Here’s James, Sophie, and Nick. Three users that pretty much cover Coursera’s rather eclectic target user audience: ages 18–55, with various levels of experience and interest in course completion or online degrees.

Personally, I usually look for a specific lecture or learn the basics without getting too involved. I figured there were plenty of other barriers to course completion. But getting rid of full, paid courses isn’t the answer — certificates and degrees still hold a lot of value, especially for users who can’t afford the time or money to attend in-person classes.

Coursera unfortunately appeals primarily to Sophie at the moment. Specializations are promoted as monthly subscriptions, and are advertised as full-length courses with the end goal of obtaining a certificate or degree. This limits the user experience and can be a huge frustration if this isn’t your primary goal.

User Pain Points

After examining Coursera's design at a high level, I did another audit of the designs with the intent of identifying big pain points in the user journey. I realized that most user pain occurred before the user actually commits to a course, and that this leg of the journey could be split in two halves: the path to discover a course, and the course page itself.
Courses & Specializations
The current course page is fairly bulky and doesn’t reveal enough information at the top of the page — allocation of space is not pragmatic and the two interfaces are quite inconsistent. Descriptions are lengthy and (in the case of Specializations) not minimize-able.
Redesigns for course view (left) and Specialization view (right)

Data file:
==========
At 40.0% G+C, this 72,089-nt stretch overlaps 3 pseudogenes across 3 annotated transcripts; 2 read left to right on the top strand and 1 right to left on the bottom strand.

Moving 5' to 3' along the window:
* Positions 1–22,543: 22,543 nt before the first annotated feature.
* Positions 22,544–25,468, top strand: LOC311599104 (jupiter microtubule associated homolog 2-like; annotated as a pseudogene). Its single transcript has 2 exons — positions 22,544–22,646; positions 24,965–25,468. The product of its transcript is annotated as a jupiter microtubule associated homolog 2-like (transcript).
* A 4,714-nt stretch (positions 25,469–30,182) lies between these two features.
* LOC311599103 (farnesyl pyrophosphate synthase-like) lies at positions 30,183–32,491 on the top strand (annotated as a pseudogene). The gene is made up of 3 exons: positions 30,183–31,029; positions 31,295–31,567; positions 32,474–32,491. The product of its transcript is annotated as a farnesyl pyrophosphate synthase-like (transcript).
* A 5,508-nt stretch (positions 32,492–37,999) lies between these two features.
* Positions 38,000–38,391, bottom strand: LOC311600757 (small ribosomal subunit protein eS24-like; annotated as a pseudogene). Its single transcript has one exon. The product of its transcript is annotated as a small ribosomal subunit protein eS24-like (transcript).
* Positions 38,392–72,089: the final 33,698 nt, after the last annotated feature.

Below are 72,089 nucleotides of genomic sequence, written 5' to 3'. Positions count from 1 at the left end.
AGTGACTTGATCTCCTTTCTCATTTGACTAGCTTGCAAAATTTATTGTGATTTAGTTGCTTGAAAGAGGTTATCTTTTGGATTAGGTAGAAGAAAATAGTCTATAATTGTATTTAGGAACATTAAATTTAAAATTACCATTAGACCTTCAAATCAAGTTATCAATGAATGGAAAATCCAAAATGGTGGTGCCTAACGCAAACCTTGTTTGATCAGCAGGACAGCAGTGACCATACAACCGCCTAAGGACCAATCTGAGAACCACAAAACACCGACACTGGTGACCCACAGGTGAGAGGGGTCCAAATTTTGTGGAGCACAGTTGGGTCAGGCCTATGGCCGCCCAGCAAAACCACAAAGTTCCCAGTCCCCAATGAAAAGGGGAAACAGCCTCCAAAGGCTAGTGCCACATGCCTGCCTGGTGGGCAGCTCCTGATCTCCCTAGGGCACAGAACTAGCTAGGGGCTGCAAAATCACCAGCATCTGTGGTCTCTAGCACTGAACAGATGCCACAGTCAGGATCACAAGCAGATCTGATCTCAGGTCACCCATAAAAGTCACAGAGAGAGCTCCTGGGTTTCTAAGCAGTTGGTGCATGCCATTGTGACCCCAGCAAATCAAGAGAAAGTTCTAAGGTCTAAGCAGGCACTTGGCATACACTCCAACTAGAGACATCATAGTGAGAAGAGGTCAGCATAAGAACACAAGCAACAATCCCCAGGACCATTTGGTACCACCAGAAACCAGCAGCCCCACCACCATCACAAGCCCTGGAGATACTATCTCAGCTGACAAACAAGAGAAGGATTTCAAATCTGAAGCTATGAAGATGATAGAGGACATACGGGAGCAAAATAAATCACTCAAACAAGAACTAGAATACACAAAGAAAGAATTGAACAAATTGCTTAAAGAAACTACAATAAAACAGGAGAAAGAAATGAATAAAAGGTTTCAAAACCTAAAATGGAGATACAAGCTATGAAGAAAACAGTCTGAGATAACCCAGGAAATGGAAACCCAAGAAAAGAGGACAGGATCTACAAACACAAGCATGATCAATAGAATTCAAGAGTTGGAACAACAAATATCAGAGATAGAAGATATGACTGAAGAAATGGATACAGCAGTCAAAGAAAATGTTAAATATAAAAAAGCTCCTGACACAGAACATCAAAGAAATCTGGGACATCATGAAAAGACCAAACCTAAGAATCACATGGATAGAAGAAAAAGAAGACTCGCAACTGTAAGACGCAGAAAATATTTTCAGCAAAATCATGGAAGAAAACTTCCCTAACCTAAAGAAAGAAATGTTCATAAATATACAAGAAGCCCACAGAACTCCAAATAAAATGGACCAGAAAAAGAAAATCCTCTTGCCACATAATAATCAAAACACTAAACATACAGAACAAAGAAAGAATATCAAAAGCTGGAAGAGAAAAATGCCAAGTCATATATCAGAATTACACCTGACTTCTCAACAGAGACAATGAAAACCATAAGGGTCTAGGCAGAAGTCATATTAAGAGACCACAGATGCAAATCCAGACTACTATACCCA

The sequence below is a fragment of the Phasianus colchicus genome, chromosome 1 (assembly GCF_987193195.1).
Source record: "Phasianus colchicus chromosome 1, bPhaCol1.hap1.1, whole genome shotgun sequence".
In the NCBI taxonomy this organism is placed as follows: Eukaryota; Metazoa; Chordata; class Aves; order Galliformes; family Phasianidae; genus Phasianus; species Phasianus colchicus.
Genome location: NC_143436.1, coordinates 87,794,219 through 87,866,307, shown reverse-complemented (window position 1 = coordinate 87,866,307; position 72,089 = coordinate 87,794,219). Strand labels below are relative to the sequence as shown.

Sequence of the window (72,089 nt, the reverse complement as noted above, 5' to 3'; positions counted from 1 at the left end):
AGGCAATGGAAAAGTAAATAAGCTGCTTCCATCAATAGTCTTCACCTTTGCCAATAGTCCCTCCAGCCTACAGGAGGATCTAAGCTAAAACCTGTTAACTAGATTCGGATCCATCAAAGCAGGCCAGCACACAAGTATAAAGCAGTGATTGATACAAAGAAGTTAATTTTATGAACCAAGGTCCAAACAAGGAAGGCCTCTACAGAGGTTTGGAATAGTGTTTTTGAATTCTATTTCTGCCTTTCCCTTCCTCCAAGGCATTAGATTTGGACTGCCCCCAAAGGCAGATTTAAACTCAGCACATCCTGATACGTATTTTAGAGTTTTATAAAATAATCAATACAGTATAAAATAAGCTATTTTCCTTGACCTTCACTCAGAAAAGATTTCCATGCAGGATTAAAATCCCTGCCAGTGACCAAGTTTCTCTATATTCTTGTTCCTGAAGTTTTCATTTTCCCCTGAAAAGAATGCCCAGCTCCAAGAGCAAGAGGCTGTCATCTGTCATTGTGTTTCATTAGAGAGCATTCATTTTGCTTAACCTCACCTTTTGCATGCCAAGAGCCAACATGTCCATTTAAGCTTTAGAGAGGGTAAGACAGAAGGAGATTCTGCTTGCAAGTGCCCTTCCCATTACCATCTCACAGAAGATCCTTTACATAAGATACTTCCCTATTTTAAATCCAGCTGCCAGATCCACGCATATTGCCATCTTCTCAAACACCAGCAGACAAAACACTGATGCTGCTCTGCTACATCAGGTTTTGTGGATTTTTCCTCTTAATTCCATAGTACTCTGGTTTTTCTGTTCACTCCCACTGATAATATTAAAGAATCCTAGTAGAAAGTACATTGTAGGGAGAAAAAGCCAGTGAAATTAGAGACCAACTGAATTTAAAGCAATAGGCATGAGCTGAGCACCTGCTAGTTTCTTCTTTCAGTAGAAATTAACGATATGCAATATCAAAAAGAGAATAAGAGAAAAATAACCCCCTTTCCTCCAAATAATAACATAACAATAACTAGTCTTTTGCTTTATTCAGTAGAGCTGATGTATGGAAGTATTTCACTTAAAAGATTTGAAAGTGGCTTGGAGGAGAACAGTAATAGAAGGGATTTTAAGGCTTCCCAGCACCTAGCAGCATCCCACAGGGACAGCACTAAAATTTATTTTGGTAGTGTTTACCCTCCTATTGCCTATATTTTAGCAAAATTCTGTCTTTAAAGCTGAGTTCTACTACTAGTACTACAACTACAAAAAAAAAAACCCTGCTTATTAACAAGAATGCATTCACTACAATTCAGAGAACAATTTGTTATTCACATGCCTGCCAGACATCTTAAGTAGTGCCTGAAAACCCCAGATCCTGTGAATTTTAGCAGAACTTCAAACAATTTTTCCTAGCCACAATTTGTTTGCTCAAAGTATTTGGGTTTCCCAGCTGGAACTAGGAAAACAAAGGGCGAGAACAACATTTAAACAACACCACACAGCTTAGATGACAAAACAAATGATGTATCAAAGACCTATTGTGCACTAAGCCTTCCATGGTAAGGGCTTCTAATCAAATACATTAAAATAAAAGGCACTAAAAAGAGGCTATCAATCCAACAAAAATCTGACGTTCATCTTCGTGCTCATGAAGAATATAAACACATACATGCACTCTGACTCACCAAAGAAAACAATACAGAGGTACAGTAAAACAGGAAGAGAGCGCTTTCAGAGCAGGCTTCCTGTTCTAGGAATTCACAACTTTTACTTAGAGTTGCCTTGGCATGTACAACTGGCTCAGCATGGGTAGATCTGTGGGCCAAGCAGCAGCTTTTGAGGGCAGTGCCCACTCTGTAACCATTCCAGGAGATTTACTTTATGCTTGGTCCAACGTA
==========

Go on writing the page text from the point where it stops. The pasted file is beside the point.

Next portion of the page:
In both views I cut down descriptions to four lines each. They still rest near the screen’s center, but share the space with the Course or Specialization’s level and price — information that holds great importance but aren’t very visible in the original designs.

Below is a before-after comparison that demonstrates how and why I moved certain elements around:
Changes from the original Specialization page (left) to the redesigned Specialization page (right)
Pricing now indicates whether or not users have the option to access course material for free, a major win for users like James and Nick. Courses generally offer some form of free material, but there are significant differences between “free to audit” and “free to enroll”: auditing a course gives you access to course material whereas auditing limits you to lectures only.

I also changed the page scroll animation that minimizes the title card and adds a smooth feel to the app:

Final Thoughts

When I sign up for online learning platforms like Coursera, I always lose interest. My tweaks were an attempt to make the app a more engaging experience and see if I could make visually pleasing yet pragmatic interfaces.

I really enjoyed being challenged by this project, and it was constructive to put my design process in writing. Thanks for watching!